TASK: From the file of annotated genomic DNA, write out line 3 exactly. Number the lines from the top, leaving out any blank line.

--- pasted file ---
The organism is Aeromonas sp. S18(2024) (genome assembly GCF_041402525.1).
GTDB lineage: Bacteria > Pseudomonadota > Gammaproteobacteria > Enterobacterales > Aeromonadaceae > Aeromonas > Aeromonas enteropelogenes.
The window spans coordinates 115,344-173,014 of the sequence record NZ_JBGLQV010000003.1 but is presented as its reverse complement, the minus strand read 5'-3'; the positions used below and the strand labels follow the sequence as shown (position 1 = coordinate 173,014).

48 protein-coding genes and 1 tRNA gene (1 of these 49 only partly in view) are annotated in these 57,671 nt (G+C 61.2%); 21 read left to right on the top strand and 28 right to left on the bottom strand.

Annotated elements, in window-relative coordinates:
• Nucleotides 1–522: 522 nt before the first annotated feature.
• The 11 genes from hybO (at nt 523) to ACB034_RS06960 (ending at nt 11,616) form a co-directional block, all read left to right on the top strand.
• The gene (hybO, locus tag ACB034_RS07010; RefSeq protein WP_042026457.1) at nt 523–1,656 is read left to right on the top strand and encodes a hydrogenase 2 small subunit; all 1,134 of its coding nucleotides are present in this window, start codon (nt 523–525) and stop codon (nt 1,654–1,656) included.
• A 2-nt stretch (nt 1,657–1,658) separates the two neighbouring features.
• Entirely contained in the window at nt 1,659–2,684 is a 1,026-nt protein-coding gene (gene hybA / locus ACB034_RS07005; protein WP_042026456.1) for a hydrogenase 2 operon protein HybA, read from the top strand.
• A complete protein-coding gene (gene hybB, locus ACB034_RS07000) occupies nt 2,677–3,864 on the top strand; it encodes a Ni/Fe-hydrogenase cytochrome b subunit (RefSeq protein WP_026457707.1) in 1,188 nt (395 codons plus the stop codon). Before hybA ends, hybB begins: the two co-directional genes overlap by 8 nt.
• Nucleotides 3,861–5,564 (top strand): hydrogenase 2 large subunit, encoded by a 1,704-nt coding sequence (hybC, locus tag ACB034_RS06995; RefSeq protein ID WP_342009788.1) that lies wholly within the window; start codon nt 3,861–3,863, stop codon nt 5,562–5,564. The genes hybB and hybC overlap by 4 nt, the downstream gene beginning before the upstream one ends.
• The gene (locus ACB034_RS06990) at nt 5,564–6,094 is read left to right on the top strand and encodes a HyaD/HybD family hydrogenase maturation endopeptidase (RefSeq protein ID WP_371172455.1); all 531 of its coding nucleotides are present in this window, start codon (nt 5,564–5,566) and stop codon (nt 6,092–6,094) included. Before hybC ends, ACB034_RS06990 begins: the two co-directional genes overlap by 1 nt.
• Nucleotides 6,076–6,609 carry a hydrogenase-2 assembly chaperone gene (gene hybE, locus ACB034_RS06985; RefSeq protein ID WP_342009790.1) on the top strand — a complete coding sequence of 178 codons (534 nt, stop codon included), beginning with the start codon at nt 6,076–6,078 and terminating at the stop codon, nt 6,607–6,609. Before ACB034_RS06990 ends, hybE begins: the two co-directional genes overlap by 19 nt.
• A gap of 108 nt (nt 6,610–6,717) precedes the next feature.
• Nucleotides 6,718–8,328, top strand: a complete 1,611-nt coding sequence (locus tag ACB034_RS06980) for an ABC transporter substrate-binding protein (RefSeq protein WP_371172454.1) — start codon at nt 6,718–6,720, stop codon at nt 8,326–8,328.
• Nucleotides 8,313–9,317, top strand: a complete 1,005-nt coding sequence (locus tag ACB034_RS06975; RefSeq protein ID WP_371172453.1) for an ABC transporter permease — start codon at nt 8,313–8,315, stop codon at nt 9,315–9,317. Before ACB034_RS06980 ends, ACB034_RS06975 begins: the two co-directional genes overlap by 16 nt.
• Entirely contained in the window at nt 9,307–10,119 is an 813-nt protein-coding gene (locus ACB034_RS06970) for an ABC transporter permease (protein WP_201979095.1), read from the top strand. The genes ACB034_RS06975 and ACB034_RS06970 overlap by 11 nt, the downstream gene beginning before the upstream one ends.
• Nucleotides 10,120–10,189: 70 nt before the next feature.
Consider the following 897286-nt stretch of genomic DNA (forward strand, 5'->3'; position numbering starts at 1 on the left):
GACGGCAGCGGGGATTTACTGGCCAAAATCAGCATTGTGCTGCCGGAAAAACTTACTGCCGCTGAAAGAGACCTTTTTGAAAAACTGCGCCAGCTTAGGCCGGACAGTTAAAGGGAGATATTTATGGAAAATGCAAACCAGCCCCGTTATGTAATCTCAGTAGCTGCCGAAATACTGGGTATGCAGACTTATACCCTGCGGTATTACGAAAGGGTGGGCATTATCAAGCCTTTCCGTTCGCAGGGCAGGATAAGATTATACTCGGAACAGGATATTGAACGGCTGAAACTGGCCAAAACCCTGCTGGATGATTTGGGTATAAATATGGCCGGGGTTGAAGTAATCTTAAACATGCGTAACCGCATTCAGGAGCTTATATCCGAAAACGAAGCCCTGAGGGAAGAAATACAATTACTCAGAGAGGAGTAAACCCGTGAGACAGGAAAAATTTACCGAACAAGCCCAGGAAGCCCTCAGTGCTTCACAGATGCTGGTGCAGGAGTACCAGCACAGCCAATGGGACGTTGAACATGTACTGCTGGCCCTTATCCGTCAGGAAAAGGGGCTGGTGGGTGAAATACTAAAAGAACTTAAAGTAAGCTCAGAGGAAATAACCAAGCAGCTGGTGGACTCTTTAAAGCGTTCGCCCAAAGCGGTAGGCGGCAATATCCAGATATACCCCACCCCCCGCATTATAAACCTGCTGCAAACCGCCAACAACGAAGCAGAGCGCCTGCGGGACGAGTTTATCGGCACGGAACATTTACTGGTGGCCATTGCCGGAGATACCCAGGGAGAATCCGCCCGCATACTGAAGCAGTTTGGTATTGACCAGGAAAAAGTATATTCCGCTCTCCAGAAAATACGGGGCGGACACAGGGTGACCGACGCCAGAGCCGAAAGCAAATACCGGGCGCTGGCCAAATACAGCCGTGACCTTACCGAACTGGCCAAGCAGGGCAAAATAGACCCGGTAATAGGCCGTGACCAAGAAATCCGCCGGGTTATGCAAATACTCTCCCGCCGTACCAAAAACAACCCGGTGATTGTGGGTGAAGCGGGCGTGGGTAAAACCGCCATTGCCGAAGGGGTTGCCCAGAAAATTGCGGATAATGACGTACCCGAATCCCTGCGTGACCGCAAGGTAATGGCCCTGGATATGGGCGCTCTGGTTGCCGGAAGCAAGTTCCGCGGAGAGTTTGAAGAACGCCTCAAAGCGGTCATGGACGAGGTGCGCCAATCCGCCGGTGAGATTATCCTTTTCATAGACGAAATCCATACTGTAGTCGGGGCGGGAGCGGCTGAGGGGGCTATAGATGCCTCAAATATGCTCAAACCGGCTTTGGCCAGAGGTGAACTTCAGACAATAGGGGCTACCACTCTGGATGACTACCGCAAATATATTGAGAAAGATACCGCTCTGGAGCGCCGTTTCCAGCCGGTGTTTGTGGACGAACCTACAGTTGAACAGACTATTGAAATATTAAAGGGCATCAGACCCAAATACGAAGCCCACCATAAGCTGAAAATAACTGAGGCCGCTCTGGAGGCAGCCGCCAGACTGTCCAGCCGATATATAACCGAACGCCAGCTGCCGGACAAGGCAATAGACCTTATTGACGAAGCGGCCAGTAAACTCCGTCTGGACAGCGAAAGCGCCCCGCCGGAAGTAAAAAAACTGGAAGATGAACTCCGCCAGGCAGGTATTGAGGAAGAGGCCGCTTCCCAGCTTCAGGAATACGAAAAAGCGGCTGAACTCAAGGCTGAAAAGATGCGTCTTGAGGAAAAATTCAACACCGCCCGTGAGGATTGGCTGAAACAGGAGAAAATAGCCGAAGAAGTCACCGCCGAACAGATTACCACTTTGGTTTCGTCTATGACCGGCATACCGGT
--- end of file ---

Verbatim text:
The window spans coordinates 115,344-173,014 of the sequence record NZ_JBGLQV010000003.1 but is presented as its reverse complement, the minus strand read 5'-3'; the positions used below and the strand labels follow the sequence as shown (position 1 = coordinate 173,014).